Often, during the course of a meeting, a scientist will present a discovery, method, or current project that is not yet complete or published. Therefore, to prevent the premature release of confidential information, we require all media attendees to obtain permission in advance from the relevant scientist prior to reporting any spoken or printed information gleaned from the meetings. Media attendees are encouraged to approach scientists out-of-session (e.g. during coffee breaks, poster sessions, wine and cheese parties, etc.) for informal discussions, formal interviews, and/or permission to report sensitive information at the appropriate time. Read more »

*This blog post was originally published at 33 Charts*

Veterans Affairs CIO Says iPads Need To Be Secured For Medical Use

In a nod to the reality of rapid physician adoption of tablets and smartphones, the CIO of the VA system recently stated that the VA must find a way to accommodate  iPads at a  conference on federal information technology.

According to Baker, the fact is that 100,000 residents rotate through the VA each year and “they’re all carrying mobile devices”. In order for them to do their jobs, they want to be able to access resources on the internet.

In an article published at nextgov.com, CIO Roger Baker said:

I’ve told my folks I don’t want to say ‘no’ to those devices anymore…I want to know how I say yes.

The key, according to Baker, is security. While the iPad can be secured, proper protocols need to be developed. Otherwise, the device can be likened to a “huge unencrypted USB stick with no pin”. In order to facilitate development of security protocols, a pilot program has been launched giving out iPads to select employees in situations where security is looser. Read more »

*This blog post was originally published at iMedicalApps*

Latest Interviews

IDEA Labs: Medical Students Take The Lead In Healthcare Innovation

It’s no secret that doctors are disappointed with the way that the U.S. healthcare system is evolving. Most feel helpless about improving their work conditions or solving technical problems in patient care. Fortunately one young medical student was undeterred by the mountain of disappointment carried by his senior clinician mentors…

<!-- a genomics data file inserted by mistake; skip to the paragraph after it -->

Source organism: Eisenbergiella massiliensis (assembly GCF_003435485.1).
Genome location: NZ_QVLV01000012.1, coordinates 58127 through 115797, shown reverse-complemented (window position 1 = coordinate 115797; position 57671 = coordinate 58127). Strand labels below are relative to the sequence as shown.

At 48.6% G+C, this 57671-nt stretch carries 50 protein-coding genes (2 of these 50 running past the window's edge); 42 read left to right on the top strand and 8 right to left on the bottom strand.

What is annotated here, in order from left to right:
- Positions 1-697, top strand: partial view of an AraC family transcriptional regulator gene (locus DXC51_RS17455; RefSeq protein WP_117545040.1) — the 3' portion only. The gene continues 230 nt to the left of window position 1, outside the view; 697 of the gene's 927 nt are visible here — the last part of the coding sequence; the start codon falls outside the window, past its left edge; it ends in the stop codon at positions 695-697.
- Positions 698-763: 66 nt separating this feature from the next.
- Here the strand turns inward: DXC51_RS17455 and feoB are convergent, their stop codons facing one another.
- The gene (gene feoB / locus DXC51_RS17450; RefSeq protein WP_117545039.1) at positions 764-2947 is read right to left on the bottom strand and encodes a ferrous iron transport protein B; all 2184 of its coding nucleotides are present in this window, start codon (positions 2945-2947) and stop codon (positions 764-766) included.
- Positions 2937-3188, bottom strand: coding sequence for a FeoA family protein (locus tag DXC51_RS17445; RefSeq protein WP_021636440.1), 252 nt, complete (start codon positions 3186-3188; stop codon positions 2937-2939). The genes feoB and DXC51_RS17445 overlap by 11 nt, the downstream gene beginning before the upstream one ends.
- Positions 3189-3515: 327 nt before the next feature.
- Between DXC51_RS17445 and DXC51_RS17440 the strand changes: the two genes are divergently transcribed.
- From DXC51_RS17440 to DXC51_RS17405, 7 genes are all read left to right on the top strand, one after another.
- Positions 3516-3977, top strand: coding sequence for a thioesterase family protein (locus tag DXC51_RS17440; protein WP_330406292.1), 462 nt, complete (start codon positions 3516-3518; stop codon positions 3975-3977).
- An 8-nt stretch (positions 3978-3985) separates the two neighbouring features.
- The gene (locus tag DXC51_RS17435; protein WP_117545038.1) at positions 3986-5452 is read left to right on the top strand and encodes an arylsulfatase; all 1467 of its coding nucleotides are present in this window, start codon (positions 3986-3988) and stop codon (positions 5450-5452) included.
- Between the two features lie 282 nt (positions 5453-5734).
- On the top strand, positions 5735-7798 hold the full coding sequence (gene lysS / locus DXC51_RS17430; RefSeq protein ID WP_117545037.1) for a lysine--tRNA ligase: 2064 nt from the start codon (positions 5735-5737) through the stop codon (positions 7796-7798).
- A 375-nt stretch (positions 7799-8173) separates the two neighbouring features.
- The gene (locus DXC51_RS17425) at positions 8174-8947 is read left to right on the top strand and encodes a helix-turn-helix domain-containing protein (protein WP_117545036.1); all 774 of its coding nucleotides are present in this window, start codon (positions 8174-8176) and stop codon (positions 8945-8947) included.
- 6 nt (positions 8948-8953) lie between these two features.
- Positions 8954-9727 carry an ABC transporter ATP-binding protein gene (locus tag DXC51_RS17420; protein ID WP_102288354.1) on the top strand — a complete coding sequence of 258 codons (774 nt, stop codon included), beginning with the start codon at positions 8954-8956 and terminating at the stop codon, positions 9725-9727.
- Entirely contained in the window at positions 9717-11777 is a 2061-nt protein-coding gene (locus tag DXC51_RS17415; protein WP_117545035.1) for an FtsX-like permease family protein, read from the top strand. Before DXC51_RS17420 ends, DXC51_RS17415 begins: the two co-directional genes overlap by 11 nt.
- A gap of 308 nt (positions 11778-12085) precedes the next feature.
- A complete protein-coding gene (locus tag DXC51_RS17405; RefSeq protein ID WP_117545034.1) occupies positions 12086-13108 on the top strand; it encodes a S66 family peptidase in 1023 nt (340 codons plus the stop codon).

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How To Be A Successful Patient: Young Doctors Offer Some Advice

I am proud to be a part of the American Resident Project an initiative that promotes the writing of medical students residents and new physicians as they explore ideas for transforming American health care delivery. I recently had the opportunity to interview three of the writing fellows about how to…

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Latest Book Reviews

Book Review: Is Empathy Learned By Faking It Till It’s Real?

I m often asked to do book reviews on my blog and I rarely agree to them. This is because it takes me a long time to read a book and then if I don t enjoy it I figure the author would rather me remain silent than publish my…

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The Spirit Of The Place: Samuel Shem’s New Book May Depress You

When I was in medical school I read Samuel Shem s House Of God as a right of passage. At the time I found it to be a cynical yet eerily accurate portrayal of the underbelly of academic medicine. I gained comfort from its gallows humor and it made me…

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Eat To Save Your Life: Another Half-True Diet Book

I am hesitant to review diet books because they are so often a tangled mess of fact and fiction. Teasing out their truth from falsehood is about as exhausting as delousing a long-haired elementary school student. However after being approached by the authors’ PR agency with the promise of a…